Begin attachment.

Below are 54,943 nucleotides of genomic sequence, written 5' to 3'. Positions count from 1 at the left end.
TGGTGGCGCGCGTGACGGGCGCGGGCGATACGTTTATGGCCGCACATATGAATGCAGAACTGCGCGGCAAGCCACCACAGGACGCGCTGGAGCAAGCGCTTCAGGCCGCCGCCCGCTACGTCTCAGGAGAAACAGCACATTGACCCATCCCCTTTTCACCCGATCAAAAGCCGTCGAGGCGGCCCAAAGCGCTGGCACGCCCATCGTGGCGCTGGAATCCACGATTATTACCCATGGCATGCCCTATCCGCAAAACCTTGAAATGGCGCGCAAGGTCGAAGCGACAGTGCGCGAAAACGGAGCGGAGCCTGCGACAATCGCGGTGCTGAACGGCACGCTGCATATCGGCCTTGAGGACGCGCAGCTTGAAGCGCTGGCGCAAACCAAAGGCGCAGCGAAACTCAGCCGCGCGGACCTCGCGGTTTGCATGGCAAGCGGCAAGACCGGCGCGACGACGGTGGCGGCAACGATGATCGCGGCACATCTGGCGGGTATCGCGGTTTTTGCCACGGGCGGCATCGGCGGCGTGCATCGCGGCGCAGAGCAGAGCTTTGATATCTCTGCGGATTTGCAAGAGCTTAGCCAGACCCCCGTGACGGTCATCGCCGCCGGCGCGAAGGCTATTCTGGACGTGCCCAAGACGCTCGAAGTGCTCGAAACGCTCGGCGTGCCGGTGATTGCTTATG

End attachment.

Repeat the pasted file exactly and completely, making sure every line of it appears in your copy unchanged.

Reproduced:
Below are 54,943 nucleotides of genomic sequence, written 5' to 3'. Positions count from 1 at the left end.
TGGTGGCGCGCGTGACGGGCGCGGGCGATACGTTTATGGCCGCACATATGAATGCAGAACTGCGCGGCAAGCCACCACAGGACGCGCTGGAGCAAGCGCTTCAGGCCGCCGCCCGCTACGTCTCAGGAGAAACAGCACATTGACCCATCCCCTTTTCACCCGATCAAAAGCCGTCGAGGCGGCCCAAAGCGCTGGCACGCCCATCGTGGCGCTGGAATCCACGATTATTACCCATGGCATGCCCTATCCGCAAAACCTTGAAATGGCGCGCAAGGTCGAAGCGACAGTGCGCGAAAACGGAGCGGAGCCTGCGACAATCGCGGTGCTGAACGGCACGCTGCATATCGGCCTTGAGGACGCGCAGCTTGAAGCGCTGGCGCAAACCAAAGGCGCAGCGAAACTCAGCCGCGCGGACCTCGCGGTTTGCATGGCAAGCGGCAAGACCGGCGCGACGACGGTGGCGGCAACGATGATCGCGGCACATCTGGCGGGTATCGCGGTTTTTGCCACGGGCGGCATCGGCGGCGTGCATCGCGGCGCAGAGCAGAGCTTTGATATCTCTGCGGATTTGCAAGAGCTTAGCCAGACCCCCGTGACGGTCATCGCCGCCGGCGCGAAGGCTATTCTGGACGTGCCCAAGACGCTCGAAGTGCTCGAAACGCTCGGCGTGCCGGTGATTGCTTATG